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Missouri deer harvest follows regional trend

From Missouri Department of Conservation

-- Hunters checked 50,507 deer during Missouri’s archery season, bringing the state’s overall deer harvest to 250,787. That number is down from the 10-year average of 293,056.

The archery harvest was the second largest in Missouri history, reflecting the growing popularity of bowhunting. Resource scientist Jason Sumners said the overall decrease is in line with deer-harvest figures from other Midwestern states.

“Illinois, Iowa, Michigan and Minnesota all reported decreases of 7 to 26 percent in their firearms deer harvests,” Sumners said. “The factors responsible for those decreases differ from state to state, but the history is similar.”

The history relates to the challenges state agencies have faced in managing deer numbers in the past 10 to 20 years.

When deer restoration programs that began in the 1930s and 1940s came to fruition, agencies faced a challenge of balancing populations that provide hunting without unacceptable levels of human-deer conflict.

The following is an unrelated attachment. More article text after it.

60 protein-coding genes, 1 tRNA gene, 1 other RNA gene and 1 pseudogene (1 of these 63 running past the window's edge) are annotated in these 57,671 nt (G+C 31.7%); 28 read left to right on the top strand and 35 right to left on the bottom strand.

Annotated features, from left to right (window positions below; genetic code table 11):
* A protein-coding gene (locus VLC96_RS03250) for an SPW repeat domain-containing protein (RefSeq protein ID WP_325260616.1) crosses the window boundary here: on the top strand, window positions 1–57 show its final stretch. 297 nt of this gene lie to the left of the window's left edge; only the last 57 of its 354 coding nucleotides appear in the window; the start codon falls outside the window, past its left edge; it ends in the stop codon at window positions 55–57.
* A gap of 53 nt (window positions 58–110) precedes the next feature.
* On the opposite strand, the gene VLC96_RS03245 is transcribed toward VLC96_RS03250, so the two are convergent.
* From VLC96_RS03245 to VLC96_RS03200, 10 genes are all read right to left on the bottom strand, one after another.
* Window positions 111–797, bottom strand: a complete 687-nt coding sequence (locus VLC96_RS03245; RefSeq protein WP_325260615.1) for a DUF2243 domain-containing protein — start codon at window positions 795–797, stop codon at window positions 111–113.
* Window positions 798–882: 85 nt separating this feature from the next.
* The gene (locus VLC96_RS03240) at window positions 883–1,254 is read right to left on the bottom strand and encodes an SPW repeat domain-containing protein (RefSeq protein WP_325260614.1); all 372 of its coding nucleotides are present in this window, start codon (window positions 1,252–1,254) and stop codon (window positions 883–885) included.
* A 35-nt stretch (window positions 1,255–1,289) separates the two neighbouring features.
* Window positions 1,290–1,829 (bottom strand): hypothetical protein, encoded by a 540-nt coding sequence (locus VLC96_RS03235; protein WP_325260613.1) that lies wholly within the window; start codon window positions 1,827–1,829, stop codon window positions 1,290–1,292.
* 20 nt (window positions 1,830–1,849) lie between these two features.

Reversing the decades-long emphasis on protecting female deer from harvest, biologists increasingly urged hunters to shoot does. The goal was to shift the sex ratio of deer herds from doe-heavy to a 50:50 mix of bucks and does, reduce deer population growth in some areas, hold deer numbers steady in others and reduce numbers in areas significantly above deer population targets.

Over 15 years, the brakes were applied to deer population growth, but a perfect storm of conditions arrived no one could have anticipated.

Conditions were driven by a severe drought that began in 2012, continued into 2013, and caused the worst outbreak of hemorrhagic diseases – blue tongue and epizootic hemorrhagic disease, collectively referred to as HD – in recorded history.

Losses deepened when the lack of acorns forced deer to move more during the 2012 deer season, making it easier for hunters and contributing to the second-largest deer harvest in Missouri history.

Hunter behavior changes slowly; consequently, harvests in the first and second years after a HD die-off remain stable. By the time hunters adjust harvest behavior, a significant loss has accumulated.

The Conservation Department Regulations Committee will consider these factors, along with the many hunter comments, when drafting recommendations for 2014-2015 deer-hunting regulations.

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